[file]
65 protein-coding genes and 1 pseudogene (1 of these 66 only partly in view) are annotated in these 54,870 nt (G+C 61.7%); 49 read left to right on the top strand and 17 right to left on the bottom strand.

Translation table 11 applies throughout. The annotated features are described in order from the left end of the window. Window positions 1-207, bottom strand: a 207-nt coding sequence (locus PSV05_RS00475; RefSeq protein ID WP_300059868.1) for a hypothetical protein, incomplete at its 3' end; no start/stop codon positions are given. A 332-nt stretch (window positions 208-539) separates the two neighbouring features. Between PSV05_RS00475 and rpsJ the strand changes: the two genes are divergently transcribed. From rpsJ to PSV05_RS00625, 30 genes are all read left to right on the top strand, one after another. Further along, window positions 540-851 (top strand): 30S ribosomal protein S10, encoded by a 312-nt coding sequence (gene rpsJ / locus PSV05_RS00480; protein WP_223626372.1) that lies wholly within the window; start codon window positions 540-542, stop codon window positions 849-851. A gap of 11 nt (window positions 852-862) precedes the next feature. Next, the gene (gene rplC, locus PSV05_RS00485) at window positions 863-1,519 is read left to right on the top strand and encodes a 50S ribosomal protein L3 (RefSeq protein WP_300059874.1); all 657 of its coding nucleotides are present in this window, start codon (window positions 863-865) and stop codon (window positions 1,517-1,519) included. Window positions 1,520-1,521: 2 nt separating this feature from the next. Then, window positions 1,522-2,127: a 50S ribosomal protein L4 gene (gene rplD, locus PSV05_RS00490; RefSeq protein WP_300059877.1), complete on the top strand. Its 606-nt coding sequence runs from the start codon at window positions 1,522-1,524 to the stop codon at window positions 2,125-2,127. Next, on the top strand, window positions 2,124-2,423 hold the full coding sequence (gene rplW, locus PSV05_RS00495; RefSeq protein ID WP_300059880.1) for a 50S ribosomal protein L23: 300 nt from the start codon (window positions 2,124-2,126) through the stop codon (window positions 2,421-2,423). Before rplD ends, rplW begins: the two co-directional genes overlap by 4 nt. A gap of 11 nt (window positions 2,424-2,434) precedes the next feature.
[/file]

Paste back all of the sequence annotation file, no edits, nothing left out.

65 protein-coding genes and 1 pseudogene (1 of these 66 only partly in view) are annotated in these 54,870 nt (G+C 61.7%); 49 read left to right on the top strand and 17 right to left on the bottom strand.

Translation table 11 applies throughout. The annotated features are described in order from the left end of the window. Window positions 1-207, bottom strand: a 207-nt coding sequence (locus PSV05_RS00475; RefSeq protein ID WP_300059868.1) for a hypothetical protein, incomplete at its 3' end; no start/stop codon positions are given. A 332-nt stretch (window positions 208-539) separates the two neighbouring features. Between PSV05_RS00475 and rpsJ the strand changes: the two genes are divergently transcribed. From rpsJ to PSV05_RS00625, 30 genes are all read left to right on the top strand, one after another. Further along, window positions 540-851 (top strand): 30S ribosomal protein S10, encoded by a 312-nt coding sequence (gene rpsJ / locus PSV05_RS00480; protein WP_223626372.1) that lies wholly within the window; start codon window positions 540-542, stop codon window positions 849-851. A gap of 11 nt (window positions 852-862) precedes the next feature. Next, the gene (gene rplC, locus PSV05_RS00485) at window positions 863-1,519 is read left to right on the top strand and encodes a 50S ribosomal protein L3 (RefSeq protein WP_300059874.1); all 657 of its coding nucleotides are present in this window, start codon (window positions 863-865) and stop codon (window positions 1,517-1,519) included. Window positions 1,520-1,521: 2 nt separating this feature from the next. Then, window positions 1,522-2,127: a 50S ribosomal protein L4 gene (gene rplD, locus PSV05_RS00490; RefSeq protein WP_300059877.1), complete on the top strand. Its 606-nt coding sequence runs from the start codon at window positions 1,522-1,524 to the stop codon at window positions 2,125-2,127. Next, on the top strand, window positions 2,124-2,423 hold the full coding sequence (gene rplW, locus PSV05_RS00495; RefSeq protein ID WP_300059880.1) for a 50S ribosomal protein L23: 300 nt from the start codon (window positions 2,124-2,126) through the stop codon (window positions 2,421-2,423). Before rplD ends, rplW begins: the two co-directional genes overlap by 4 nt. A gap of 11 nt (window positions 2,424-2,434) precedes the next feature.